Central Texas Local News | kcentv.com

Temple VA staff members awarded Quilts of Valor

Ten veterans were awarded Quilts of Valor Thursday Morning at Temple's VA Hospital. One vet helped in many such events and finally received his.
Credit: Andrew Moore

TEMPLE, Texas — Army Veteran Victor Wiggins Jr. served his county from 1972 to 1992. He's been stationed in Korea, Germany and on Fort Hood. 

Wiggins is also the Vietnam Veterans of America Chapter No. 1000 president and said he has helped facilitate Quilts of Valor ceremonies before. It was not until last week, however, that Wiggins found out he would be receiving his own. 

"I've never felt receiving one," Wiggins said. "I'm a servant. I love serving all the men and women that I can serve. When I received word I was getting this it was unbelievable to me." 

The Quilts of Valor Foundations works to "cover all those service members and veterans wounded physically or psychologically with comforting and healing Quilts of Valor," according to the Foundation's website. It was formed in 2003 and now works with partners across the country to help soldiers affected by war.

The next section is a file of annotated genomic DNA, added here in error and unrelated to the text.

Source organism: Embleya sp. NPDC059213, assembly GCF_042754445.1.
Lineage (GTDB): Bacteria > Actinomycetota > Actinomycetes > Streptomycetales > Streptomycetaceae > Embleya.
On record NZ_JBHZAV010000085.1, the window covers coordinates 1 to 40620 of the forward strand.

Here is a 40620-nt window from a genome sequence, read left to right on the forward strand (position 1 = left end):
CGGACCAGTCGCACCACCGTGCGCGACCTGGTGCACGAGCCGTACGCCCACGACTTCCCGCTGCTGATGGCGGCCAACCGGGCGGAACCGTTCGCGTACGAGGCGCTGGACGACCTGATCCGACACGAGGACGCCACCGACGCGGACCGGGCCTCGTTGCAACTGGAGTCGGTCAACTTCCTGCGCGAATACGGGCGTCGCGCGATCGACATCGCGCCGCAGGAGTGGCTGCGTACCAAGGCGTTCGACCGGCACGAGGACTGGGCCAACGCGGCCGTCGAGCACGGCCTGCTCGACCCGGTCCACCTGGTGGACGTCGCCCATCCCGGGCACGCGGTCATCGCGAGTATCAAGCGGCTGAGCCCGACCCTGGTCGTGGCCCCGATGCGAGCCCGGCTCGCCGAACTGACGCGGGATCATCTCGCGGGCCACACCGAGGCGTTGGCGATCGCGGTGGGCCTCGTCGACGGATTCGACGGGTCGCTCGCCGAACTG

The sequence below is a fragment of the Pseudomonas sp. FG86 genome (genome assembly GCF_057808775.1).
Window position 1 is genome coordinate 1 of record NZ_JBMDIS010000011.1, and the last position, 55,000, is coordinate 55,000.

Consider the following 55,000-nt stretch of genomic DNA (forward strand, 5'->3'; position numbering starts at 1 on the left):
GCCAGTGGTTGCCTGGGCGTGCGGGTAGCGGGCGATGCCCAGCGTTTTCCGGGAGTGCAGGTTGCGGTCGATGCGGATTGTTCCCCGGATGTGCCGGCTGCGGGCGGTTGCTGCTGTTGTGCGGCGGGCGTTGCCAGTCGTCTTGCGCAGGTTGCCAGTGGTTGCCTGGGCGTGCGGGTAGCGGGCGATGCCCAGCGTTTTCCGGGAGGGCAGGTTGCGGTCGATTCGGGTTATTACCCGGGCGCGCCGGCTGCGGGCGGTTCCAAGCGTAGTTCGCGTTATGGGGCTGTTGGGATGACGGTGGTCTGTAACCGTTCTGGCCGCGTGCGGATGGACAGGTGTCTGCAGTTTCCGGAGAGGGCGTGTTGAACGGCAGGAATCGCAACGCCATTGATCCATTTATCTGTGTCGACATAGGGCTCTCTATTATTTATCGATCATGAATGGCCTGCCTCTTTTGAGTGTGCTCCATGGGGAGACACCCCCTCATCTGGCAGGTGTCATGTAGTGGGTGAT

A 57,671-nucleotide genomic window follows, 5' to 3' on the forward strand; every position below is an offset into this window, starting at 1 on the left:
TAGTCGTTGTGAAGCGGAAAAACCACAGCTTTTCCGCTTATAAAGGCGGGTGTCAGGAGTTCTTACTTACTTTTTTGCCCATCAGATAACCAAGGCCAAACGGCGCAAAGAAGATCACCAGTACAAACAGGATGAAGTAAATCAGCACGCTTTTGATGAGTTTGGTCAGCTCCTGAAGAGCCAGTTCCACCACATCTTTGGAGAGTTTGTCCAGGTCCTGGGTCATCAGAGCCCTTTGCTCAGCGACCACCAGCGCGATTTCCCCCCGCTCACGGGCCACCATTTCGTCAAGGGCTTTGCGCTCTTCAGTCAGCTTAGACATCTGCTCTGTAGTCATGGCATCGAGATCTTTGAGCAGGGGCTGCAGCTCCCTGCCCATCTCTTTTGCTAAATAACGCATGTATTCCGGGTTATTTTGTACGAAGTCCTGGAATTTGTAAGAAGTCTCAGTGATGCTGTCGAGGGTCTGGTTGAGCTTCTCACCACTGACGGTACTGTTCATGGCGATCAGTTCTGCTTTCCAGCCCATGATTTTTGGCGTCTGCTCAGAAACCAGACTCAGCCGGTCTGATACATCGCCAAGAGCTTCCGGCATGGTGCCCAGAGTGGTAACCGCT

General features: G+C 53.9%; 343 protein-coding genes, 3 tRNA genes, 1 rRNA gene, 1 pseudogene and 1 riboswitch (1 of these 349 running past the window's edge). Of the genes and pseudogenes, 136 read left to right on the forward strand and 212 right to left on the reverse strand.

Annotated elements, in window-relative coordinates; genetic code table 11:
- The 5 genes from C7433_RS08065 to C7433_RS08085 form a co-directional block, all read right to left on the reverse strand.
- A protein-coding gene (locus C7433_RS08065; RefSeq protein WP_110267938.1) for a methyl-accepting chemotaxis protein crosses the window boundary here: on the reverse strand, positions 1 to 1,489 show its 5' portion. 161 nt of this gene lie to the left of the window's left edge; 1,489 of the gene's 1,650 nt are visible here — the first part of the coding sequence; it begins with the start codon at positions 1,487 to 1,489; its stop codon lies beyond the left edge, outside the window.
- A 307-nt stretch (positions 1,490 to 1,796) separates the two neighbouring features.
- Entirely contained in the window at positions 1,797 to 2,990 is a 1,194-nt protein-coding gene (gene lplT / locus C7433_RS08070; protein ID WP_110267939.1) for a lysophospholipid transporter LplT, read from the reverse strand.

Ten local veterans were awarded a Quilt of Valor Thursday thanks to the Texas Patriotic Piecemakers, a partner of the Quilts of Valor Foundation. Nine of those veterans work for the Central Texas Veterans Health Care System in the Temple area. 

Wiggins said the quilt is comforting to him and has been to many others. 

"Some come back without even a hug or a kiss or a wave," Wiggins said. "It can help one to be wrapped up in love and affection and that's what  it's about." 

Navy veteran Manuel Bustoz said the blanket and the people who make them made him feel comforted as well. 

"It's a group of people willing to act as that metaphorical blanket to those who have served," Bustoz said. "To me, to be wrapped up on a blanket is somewhat similar to someone wrapping their arms around you to support you or just to comfort you."  

Wiggins said one of the most important things about the quilts is the way it brings comfort to the families as soldiers as well. 

"They'll go back to their families and maybe for a minute they'll say 'don't touch that' but then they will be wrapped in it as well and let them feel what they are feeling," Wiggins said.  

Thursday's ceremony was the fourth held so far at the Central Texas Veterans Health Care System in Temple.

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